How does it feel? ‘Uncomfortable,’ Kellie Brown, 38, a blogger known as Big Fashionista, told me. ‘The needle goes in a lot of different places. You feel like a pincushion!’ PRP is delivered over a thick layer of anaesthetising cream, and a constant stream of cool air. ‘It’s not at all unbearable,’ says Dr Sebagh matter-of-factly. He tries all his own treatments. ‘For men, it’s worse, because of the beard.’
‘You’re just thinking, I don’t think I can take this any more — and then it’s over,’ said Kellie. ‘It was very uncomfortable for the next couple of days. I had lumps and bumps and bruising. But then the results started to show and it was phenomenal. I felt fresh-faced, lots of people told me I looked great, and it gave me a real kick-start into doing the right thing, wearing SPF and giving up smoking. If I could afford to have it done again, I would, in a heartbeat.’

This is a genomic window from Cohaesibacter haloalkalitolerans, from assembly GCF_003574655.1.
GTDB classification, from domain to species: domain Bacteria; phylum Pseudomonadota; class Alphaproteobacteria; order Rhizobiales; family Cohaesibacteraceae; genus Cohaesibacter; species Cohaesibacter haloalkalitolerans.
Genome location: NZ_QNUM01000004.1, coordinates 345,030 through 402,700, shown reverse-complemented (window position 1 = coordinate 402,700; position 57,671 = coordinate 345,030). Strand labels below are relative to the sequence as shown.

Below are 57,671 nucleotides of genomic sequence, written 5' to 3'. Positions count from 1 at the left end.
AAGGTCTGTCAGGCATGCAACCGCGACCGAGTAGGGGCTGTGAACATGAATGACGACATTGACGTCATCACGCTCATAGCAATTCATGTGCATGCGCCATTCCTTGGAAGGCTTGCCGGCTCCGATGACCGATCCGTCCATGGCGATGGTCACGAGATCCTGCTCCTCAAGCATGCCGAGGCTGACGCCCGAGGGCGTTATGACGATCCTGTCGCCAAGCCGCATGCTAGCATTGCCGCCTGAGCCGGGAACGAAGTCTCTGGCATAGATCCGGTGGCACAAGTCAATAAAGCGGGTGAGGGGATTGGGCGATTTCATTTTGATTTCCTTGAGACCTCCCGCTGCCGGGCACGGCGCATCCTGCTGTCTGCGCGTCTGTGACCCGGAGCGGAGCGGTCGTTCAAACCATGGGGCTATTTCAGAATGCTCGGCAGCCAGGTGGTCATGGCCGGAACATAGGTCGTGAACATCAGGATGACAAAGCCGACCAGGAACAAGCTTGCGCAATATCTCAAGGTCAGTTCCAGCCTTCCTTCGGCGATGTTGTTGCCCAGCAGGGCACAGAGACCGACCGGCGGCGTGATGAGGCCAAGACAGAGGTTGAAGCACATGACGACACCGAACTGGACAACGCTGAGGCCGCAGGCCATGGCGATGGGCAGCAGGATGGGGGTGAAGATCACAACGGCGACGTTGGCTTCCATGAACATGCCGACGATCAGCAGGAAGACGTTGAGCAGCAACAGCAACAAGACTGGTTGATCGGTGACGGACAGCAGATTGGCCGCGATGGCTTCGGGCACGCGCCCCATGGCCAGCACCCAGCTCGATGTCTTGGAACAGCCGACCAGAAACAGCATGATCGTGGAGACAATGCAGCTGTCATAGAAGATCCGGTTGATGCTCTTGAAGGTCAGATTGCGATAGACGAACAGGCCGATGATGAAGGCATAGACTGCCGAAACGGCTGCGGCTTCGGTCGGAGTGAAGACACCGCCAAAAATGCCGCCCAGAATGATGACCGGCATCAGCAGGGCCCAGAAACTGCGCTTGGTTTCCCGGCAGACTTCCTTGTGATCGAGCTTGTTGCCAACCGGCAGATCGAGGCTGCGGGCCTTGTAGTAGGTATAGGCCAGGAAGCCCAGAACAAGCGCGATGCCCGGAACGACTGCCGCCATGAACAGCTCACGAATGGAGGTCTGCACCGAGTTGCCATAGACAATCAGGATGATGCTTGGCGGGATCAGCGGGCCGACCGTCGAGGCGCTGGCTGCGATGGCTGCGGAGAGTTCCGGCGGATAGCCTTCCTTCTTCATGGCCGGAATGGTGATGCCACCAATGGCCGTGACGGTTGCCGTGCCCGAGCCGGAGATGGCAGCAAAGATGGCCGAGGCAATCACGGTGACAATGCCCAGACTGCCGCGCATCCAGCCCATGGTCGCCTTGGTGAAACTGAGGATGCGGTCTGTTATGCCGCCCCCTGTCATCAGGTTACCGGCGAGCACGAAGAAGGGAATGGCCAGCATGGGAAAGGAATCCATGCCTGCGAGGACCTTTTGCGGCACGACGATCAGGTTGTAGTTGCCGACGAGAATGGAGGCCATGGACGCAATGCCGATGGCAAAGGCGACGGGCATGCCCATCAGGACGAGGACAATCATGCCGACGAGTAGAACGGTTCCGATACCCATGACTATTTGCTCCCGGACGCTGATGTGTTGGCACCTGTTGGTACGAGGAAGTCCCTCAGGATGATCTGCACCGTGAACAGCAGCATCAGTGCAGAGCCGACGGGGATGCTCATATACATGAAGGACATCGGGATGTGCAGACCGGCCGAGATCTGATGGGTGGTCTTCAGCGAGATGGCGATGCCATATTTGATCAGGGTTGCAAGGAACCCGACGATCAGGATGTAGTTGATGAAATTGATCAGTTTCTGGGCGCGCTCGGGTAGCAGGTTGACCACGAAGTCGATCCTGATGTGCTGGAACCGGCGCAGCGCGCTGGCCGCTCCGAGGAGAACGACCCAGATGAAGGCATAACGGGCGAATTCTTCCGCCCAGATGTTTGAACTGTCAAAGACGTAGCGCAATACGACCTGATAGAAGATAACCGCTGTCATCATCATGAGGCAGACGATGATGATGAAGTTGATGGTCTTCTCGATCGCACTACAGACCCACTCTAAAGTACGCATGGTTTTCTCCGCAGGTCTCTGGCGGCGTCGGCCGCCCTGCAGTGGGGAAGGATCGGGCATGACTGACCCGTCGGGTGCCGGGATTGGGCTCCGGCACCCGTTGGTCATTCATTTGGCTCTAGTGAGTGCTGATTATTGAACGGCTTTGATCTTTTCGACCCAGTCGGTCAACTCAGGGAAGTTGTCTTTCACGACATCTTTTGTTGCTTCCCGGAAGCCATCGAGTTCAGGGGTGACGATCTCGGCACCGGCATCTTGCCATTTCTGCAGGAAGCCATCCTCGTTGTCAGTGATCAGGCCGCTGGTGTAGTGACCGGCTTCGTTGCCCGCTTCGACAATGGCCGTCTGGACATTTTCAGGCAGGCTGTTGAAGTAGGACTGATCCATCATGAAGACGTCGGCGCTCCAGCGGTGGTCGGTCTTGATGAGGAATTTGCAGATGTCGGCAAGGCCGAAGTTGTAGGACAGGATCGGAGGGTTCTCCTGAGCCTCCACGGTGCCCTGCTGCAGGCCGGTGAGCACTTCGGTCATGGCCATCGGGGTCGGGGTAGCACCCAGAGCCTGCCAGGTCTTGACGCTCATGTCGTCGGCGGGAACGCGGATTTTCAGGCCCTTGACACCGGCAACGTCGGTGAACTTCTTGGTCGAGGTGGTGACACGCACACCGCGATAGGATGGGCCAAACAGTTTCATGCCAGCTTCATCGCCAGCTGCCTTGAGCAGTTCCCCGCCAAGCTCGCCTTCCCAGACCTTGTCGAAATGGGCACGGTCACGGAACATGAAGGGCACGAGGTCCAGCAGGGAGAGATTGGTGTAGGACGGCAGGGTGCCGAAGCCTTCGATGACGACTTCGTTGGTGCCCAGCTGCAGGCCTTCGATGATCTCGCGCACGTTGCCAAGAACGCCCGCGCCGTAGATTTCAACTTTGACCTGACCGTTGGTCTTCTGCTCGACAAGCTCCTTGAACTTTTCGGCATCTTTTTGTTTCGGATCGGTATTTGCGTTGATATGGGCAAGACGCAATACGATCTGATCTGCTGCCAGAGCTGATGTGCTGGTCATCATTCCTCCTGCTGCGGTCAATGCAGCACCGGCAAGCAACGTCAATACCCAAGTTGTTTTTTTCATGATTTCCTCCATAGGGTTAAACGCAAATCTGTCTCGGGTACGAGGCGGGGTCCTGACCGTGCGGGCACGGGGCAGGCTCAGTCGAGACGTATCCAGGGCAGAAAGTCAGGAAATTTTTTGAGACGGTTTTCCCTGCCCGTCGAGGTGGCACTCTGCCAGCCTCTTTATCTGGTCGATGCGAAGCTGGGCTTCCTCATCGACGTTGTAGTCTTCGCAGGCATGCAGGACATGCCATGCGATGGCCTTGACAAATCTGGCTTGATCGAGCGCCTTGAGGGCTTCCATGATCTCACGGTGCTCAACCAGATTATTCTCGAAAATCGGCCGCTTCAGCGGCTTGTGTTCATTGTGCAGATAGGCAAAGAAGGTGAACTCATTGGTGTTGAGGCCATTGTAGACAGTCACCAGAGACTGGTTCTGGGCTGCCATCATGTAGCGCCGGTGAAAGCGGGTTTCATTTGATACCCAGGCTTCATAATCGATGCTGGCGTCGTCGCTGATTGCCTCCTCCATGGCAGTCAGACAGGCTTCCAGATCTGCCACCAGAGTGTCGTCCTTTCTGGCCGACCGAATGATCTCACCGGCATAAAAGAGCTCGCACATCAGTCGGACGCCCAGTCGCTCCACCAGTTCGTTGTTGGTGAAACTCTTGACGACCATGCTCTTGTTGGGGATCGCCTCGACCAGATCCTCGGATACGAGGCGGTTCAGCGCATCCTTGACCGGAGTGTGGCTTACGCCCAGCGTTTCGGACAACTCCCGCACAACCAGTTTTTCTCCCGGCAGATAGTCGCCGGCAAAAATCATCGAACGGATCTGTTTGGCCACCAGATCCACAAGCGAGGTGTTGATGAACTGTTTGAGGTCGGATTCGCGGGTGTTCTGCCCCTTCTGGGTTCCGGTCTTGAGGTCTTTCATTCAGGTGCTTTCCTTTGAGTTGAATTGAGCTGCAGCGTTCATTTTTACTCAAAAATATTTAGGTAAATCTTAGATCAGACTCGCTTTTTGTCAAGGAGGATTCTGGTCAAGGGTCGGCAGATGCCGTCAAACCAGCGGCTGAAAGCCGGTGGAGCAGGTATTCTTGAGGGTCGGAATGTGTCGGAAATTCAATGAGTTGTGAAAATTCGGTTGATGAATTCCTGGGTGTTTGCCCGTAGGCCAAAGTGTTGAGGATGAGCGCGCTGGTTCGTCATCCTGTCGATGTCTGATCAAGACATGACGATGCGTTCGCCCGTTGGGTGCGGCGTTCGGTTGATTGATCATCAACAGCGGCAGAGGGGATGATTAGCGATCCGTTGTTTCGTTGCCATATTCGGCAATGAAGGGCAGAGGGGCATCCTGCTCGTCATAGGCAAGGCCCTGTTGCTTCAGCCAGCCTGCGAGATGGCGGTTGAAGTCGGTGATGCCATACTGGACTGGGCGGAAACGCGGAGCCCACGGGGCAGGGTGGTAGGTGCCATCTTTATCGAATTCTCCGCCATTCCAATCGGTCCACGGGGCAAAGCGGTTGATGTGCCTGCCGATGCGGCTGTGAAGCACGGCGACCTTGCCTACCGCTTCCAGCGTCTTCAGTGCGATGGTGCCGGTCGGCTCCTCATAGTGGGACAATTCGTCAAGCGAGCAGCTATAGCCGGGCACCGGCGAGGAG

The effects of PRP are said to be ‘undetectable’ and they are certainly more subtle than some Anti-Wrinkle Injections. ‘I have treated 800 people and I have a 70 per cent return rate,’ says Dr Sister. PRP is often praised as a natural treatment
or even, according to London clinic chain EF Medispa, ‘completely organic’ — though that really depends on your diet. PRP is also effective, if injected in the scalp, for redressing hair loss, but its impact on stretch marks is, according to Dr Sister, ‘disappointing’.
The surgeries I spoke to for this feature were friendly to a fault — at one not named in this piece, an office member welcomed me in to try their wares, even though she knew I was 11 years younger than the youngest age recommended for the procedure. Most admitted they knew addicts.
To view Dr Ayoubi in the media click here.